Structure and Bonding

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  • Structure and Bonding
    • Ionic Substances
      • Mainly metal compounds and ammonium compounds
      • Form giant ionic lattice structures, with alternating positive and negative ions
      • Usually have high melting and boiling points because a lot of energy is needed to break the strong ionic bonds
      • Conduct electricity when in molten of aqueous solution because the ions are then mobile. However, in the solid state there are no mobile electrons and the ions are locked together so they are not mobile and the material does not conduct
    • Covalent Substances
      • Mainly non-metallic elements and compounds involving only non-metals
      • Can either have a;
        • Simple molecular structure
          • Each molecule is made up of a defined number of atoms, covalently bonded together. These molecules are then attracted by intermolecular forces
          • Have low melting and boiling points because only th eintermolecular forces have to be broken in theses processes and these are relatively weak.
          • Low electrical condictivity in the solid and molten state as there are no mobile ions or electrons
          • Usually low solubility in water unless either they react with water to form ions or form hydrogen bonds with water
        • Giant molecular structure
          • The covalent bonding extends throughout the whole crystal, usually in three dimensions
          • Tend to have high melting and boiling points because the covalent bonding extends throughout the whole crystal so covalent bonds have to be broken to melt the substance
          • Diamond
            • Three dimensional lattice of carbon atoms, each covalently bonded to and surrounded tetrahedrally by four others
            • Melting point very high because strong C-C covalent bonds have to be broken for diamond to melt
            • Very hard because of the giant lattice holding the atoms together and the strong covalent bonds
            • Non-conductor because it has no mobile electrons or ions
            • Uses of diamond and graphite
              • Diamond-tipped drill bits
                • Very hard and high melting point due to giant lattice
              • Graphite lubricants
                • Layers able to slide over each other
              • Graphite pencils
                • Layers able to slide over each other
              • Graphite electrodes in arc lamps
                • Mobile electrons allow graphite to conduct electricity. High melting point
              • Graphite re-entry shields for missile nose cones
                • High melting point due to gaint covalent structure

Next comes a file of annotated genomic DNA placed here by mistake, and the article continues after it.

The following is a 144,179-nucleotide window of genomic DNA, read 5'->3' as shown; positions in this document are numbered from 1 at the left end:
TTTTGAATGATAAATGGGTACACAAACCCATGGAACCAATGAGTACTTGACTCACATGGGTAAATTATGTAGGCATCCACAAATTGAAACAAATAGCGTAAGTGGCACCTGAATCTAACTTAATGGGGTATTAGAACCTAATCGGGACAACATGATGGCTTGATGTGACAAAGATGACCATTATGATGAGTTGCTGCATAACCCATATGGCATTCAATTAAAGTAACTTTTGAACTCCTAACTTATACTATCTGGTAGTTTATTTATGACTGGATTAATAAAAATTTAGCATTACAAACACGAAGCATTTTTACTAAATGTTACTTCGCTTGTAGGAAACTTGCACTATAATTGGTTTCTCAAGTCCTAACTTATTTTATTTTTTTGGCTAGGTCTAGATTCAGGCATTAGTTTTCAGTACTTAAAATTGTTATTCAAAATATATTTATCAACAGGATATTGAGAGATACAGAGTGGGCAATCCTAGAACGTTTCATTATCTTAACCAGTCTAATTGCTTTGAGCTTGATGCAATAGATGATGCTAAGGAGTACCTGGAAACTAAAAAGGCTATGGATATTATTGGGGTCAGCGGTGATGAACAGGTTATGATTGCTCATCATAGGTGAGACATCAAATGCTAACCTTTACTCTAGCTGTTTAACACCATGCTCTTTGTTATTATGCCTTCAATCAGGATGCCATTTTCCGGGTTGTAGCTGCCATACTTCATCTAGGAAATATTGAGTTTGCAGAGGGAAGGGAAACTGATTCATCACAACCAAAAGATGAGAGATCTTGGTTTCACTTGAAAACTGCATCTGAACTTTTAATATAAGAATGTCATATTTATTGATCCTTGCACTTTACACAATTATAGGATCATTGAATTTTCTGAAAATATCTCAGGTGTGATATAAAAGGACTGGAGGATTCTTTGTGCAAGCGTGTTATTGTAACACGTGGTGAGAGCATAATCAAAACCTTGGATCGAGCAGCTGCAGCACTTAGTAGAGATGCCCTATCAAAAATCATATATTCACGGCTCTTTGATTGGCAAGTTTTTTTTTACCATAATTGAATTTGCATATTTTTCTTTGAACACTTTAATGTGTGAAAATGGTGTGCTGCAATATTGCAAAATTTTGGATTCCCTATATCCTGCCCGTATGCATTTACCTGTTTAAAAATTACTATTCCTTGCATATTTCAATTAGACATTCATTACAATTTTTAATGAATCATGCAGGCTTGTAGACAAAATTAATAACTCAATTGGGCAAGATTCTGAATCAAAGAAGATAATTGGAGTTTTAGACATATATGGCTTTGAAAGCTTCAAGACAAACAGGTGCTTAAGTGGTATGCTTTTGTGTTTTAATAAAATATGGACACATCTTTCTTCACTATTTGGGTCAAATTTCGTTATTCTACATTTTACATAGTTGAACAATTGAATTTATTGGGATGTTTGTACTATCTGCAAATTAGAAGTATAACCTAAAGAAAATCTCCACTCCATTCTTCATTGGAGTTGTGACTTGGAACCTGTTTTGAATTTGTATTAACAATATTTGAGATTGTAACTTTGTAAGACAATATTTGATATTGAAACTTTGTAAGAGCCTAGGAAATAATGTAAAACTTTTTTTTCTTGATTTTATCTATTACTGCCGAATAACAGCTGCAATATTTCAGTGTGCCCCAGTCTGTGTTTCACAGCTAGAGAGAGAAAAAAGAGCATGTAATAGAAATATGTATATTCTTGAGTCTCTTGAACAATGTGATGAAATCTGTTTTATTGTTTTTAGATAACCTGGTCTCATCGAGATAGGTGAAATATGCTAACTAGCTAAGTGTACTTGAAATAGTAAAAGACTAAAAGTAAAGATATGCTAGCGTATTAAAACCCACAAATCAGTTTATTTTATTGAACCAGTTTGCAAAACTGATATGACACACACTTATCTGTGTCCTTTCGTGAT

• Graphite
            • Another ofrm of carbon and contains a giant molecular structure but is a layer, the covalent bonding extends in two dimensional which are held together by van der Waals forces
            • Each carbon is bonded to three othes in the sheet
            • Can be used as a lubricant as it is slippy due to relatively weak van der Waals forces holding the layers, so they can slide over each other
            • High melting point because strong covalent bonds have to be broken to melt the substance
            • One electron per carbon is delocalised, meaning it can move freely within a layer, hence graphite conducts electricity
            • Uses of diamond and graphite
              • Diamond-tipped drill bits
                • Very hard and high melting point due to giant lattice
              • Graphite lubricants
                • Layers able to slide over each other
              • Graphite pencils
                • Layers able to slide over each other
              • Graphite electrodes in arc lamps
                • Mobile electrons allow graphite to conduct electricity. High melting point
              • Graphite re-entry shields for missile nose cones
                • High melting point due to gaint covalent structure
    • Metallic Bonding
      • Metallic elements have giant metallic structures. The metal atoms form a lattice structure, held together by metallic bonding
      • 'Metallic bonding is the sttraction between a lattice of positive ions and a sea of delocalised electrons'
      • Metals are very good conductors of electricity. This is because the delocalised electrons are mobile
      • Metals generally have relatively high melting points. This is because a lot of energy is needed to break the strong metallic bonding
      • Generally the more delocalised elecrons, the stronger the metallic bonding

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